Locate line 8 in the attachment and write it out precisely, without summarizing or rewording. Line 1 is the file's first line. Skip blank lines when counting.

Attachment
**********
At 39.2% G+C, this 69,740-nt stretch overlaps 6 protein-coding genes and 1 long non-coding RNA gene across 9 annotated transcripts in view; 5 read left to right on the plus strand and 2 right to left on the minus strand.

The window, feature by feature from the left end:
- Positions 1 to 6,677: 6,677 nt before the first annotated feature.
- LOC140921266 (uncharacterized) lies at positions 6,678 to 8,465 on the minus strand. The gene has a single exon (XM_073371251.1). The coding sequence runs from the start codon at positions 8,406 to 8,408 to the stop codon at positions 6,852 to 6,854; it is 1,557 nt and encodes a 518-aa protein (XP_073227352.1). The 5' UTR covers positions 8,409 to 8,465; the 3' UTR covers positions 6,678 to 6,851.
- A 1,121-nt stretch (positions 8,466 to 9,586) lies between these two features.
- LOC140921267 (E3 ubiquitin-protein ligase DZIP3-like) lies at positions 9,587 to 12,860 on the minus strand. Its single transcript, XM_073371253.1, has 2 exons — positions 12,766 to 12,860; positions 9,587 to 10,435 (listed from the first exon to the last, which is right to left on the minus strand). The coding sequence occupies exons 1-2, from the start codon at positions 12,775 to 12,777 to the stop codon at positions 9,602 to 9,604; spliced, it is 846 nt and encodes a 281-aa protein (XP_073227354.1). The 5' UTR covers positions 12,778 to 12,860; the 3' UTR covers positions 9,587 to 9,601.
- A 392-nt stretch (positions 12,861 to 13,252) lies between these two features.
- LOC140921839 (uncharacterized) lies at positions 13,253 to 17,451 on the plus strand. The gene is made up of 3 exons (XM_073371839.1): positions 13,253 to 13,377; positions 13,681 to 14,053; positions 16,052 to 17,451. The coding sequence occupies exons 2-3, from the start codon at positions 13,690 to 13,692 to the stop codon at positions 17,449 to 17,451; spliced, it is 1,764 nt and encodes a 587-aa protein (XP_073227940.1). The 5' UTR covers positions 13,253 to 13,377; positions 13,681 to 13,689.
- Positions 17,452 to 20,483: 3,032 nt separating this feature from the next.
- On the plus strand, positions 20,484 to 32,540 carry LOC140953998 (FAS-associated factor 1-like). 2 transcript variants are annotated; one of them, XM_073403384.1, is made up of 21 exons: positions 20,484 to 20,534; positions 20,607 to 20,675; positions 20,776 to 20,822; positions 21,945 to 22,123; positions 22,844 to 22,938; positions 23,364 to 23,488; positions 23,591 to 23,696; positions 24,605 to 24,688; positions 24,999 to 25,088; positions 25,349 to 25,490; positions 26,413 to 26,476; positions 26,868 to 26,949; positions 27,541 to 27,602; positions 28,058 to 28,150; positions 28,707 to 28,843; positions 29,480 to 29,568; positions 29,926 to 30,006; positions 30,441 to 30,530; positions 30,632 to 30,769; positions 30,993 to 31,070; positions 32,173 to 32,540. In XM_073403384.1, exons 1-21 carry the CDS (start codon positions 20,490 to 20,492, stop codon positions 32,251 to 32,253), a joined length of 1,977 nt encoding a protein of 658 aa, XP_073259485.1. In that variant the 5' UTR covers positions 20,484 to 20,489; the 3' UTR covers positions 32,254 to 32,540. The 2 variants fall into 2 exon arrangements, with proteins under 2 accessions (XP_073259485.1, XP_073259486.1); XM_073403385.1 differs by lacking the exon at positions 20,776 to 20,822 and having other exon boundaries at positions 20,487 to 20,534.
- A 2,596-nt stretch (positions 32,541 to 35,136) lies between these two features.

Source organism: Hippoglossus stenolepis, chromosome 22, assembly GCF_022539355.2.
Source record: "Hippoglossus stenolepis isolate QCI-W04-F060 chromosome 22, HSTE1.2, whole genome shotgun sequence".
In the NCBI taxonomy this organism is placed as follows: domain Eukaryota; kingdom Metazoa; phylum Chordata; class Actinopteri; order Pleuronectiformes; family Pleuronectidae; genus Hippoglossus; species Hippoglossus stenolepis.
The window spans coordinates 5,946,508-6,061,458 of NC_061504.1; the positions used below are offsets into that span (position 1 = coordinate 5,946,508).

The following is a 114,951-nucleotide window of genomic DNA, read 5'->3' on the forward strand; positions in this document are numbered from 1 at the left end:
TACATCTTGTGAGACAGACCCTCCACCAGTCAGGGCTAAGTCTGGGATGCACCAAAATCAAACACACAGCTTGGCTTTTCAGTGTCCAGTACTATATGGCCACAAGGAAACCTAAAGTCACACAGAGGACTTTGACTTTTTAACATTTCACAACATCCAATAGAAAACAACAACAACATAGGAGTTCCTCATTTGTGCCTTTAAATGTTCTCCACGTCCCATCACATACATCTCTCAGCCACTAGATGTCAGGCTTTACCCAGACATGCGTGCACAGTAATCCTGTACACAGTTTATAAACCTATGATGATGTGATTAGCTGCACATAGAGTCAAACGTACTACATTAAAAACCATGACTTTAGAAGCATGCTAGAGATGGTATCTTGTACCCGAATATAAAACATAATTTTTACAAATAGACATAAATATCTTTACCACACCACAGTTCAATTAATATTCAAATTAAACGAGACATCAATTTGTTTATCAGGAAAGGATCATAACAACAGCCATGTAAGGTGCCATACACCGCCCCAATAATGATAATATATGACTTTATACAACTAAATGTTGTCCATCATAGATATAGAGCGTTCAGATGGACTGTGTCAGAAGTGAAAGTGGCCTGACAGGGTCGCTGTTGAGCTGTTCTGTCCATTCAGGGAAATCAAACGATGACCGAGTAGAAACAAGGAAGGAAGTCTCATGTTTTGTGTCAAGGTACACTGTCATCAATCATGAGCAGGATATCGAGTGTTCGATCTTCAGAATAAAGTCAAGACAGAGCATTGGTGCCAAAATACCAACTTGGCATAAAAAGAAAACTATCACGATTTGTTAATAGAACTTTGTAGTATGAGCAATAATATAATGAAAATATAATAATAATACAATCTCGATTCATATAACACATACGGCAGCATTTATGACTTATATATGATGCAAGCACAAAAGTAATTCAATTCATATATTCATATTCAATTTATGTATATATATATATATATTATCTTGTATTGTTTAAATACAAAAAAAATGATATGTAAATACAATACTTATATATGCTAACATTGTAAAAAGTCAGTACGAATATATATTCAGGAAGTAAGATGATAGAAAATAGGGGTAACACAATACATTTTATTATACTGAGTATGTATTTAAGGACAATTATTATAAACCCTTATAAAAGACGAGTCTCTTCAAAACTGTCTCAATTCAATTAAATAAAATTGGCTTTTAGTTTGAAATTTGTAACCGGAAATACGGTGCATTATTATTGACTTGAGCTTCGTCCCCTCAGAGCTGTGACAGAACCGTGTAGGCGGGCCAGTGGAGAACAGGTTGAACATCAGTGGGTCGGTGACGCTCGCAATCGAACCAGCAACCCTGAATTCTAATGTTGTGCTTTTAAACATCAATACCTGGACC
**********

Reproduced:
- LOC140921839 (uncharacterized) lies at positions 13,253 to 17,451 on the plus strand. The gene is made up of 3 exons (XM_073371839.1): positions 13,253 to 13,377; positions 13,681 to 14,053; positions 16,052 to 17,451. The coding sequence occupies exons 2-3, from the start codon at positions 13,690 to 13,692 to the stop codon at positions 17,449 to 17,451; spliced, it is 1,764 nt and encodes a 587-aa protein (XP_073227940.1). The 5' UTR covers positions 13,253 to 13,377; positions 13,681 to 13,689.